Program Design

The fourth post in my Program Design Mini-Series will teach you how to choose reps and sets.

If you’ve been following along, then you’ve set your training goal, selected your exercises, and arranged those exercise into individual workouts.

Today, you’ll continue to build those workouts by selecting your reps and sets.

Program Design Part 4 — Reps and Sets

When I started my career, I worked as a trainer in a big box gym.  I spent a lot of time there.  Between working with clients and training myself, I was probably there 50-60 hours a week.

When I wasn’t working with a client, I used to watch what other members were doing.  There were a few mistakes that I noticed members making time and time again…

  1. They would do the same workouts day in and day out.
  2. They would only perform the standard 3 sets of 10 reps.
  3. Most of them never varied the weight.

In Part 2 of this series I touched upon the importance of exercise variability.  The same principle applies here:  You must constantly manipulate the variables in your training program if you want to see continued progress.

In addition to program variability, you also need to consider specificity.  Choose your reps and sets based on your training goal.

Program Design Step 8:  Choose your rep and set ranges

Here are some general guidelines to help you choose reps and sets  based on your goals:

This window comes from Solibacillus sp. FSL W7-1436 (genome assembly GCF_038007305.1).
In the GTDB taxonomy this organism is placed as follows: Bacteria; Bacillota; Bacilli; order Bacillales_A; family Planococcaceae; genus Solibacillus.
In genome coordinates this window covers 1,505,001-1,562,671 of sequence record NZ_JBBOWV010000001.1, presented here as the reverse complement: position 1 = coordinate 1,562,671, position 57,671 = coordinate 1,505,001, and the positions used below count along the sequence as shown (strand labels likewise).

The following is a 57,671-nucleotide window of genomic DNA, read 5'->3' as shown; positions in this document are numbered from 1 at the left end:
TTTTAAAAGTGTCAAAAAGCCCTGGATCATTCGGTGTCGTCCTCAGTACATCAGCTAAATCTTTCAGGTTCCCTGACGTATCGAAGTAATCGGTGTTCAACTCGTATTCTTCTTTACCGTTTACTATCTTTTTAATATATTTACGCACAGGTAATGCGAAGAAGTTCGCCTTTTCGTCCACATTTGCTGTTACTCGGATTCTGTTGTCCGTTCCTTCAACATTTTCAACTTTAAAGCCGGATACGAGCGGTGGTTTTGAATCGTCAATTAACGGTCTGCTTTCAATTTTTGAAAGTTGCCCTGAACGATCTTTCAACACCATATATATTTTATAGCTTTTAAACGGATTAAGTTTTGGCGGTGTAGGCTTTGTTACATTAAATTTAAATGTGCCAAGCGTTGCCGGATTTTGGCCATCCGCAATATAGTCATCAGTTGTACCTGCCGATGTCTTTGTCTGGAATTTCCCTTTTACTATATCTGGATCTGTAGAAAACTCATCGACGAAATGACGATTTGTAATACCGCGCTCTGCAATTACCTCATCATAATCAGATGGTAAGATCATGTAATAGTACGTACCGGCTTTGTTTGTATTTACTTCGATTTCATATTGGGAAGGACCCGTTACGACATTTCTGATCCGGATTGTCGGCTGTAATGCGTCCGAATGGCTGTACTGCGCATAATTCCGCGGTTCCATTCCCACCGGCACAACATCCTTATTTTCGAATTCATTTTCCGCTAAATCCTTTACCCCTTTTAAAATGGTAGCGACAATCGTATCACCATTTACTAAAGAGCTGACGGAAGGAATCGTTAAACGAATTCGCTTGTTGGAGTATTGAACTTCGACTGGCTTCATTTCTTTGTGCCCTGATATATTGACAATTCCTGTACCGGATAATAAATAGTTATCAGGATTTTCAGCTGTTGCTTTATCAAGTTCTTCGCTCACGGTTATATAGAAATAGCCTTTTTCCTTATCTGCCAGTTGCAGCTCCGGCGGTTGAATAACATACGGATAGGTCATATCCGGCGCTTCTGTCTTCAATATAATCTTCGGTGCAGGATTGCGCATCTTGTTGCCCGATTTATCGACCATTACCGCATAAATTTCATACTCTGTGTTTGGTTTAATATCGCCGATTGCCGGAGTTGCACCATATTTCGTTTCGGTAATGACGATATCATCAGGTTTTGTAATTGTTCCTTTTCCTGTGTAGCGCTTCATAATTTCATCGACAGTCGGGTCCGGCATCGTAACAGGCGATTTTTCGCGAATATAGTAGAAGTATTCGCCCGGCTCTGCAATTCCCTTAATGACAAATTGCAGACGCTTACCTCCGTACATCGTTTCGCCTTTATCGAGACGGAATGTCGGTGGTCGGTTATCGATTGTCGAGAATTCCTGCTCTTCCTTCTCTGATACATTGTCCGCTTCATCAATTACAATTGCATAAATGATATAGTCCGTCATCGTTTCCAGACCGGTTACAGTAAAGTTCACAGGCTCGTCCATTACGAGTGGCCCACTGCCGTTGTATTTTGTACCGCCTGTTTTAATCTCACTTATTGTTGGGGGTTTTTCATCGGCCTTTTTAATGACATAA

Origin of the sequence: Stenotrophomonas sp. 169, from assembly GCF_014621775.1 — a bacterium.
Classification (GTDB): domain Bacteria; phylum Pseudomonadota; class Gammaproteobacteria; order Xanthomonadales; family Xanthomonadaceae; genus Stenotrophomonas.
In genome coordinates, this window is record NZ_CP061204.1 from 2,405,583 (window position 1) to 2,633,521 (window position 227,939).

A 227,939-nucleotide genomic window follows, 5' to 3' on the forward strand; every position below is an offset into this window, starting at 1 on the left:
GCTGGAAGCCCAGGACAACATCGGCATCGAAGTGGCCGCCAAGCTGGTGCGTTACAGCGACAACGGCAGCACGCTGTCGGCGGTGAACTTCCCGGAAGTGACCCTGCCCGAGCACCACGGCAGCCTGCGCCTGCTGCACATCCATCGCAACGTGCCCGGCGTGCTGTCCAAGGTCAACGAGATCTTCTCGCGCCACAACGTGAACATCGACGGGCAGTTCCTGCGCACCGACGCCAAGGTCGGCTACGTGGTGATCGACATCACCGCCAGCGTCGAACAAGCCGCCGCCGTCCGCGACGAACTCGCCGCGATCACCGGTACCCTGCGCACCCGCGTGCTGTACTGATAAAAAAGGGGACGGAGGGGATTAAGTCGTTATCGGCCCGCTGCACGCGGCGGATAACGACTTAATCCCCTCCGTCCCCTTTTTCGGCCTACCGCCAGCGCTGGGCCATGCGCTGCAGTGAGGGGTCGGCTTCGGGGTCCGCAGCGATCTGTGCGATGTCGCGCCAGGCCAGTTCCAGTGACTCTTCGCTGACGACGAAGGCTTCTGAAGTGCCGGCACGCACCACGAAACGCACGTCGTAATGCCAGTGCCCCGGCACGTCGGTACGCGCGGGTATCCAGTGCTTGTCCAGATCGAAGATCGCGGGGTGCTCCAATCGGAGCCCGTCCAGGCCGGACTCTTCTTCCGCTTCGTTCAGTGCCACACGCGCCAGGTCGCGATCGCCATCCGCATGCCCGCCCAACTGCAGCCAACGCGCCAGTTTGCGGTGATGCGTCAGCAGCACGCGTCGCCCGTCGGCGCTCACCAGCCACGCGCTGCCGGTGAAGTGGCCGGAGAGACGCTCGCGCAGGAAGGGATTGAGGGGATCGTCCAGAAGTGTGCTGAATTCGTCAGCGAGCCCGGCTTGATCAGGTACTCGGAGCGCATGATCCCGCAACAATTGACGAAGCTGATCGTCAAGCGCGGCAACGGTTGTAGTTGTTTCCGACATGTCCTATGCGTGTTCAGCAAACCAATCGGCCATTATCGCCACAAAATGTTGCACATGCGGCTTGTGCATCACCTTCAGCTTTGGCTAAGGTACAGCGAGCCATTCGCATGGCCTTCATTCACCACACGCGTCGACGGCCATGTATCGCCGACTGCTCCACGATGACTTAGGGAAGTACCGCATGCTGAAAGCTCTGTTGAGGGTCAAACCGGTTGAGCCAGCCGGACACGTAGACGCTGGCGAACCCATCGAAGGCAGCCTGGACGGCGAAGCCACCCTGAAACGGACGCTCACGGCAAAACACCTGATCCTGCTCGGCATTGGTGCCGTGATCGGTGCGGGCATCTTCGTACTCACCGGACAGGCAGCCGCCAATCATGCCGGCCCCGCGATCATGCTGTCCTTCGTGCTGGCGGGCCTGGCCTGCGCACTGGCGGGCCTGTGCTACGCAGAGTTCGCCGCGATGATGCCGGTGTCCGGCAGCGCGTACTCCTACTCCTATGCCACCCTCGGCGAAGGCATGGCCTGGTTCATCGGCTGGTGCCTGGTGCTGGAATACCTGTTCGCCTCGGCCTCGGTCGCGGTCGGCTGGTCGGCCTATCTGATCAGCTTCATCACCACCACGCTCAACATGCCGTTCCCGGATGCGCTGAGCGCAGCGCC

Program Design - Rep Ranges

Program Design - Set Ranges

Remember, these numbers are just general guidelines and they can be manipulated in many ways depending on your training experience, the number of exercises included in your workout, time under tension, rest, etc.

As a general rule, if you increase the number of reps, you should decrease the number of sets, and vice versa.  Additionally, if you use fewer reps per set, you should increase the intensity by using a heavier load.

NOTE: You don’t have to use the same rep/set scheme for every exercise.  For example, I’ll often use lower reps, higher sets, and higher intensity for primary lifts than I will for accessory lifts.

You’ll probably have to do a bit of experimentation to determine what combination of reps and sets your body best responds to.  Choose a rep and set scheme based on your training goal, try it out for a 3-6 weeks, and see how it goes.

Alight…so know you know how to set your training goal, choose your exercises, outline your weekly training schedule, arrange your exercises into individual workouts, and choose rep/set ranges.  In Part 5, I’ll discuss load and intensity.

Check back soon for that post.  Or better yet, complete the form below for weekly insider updates.

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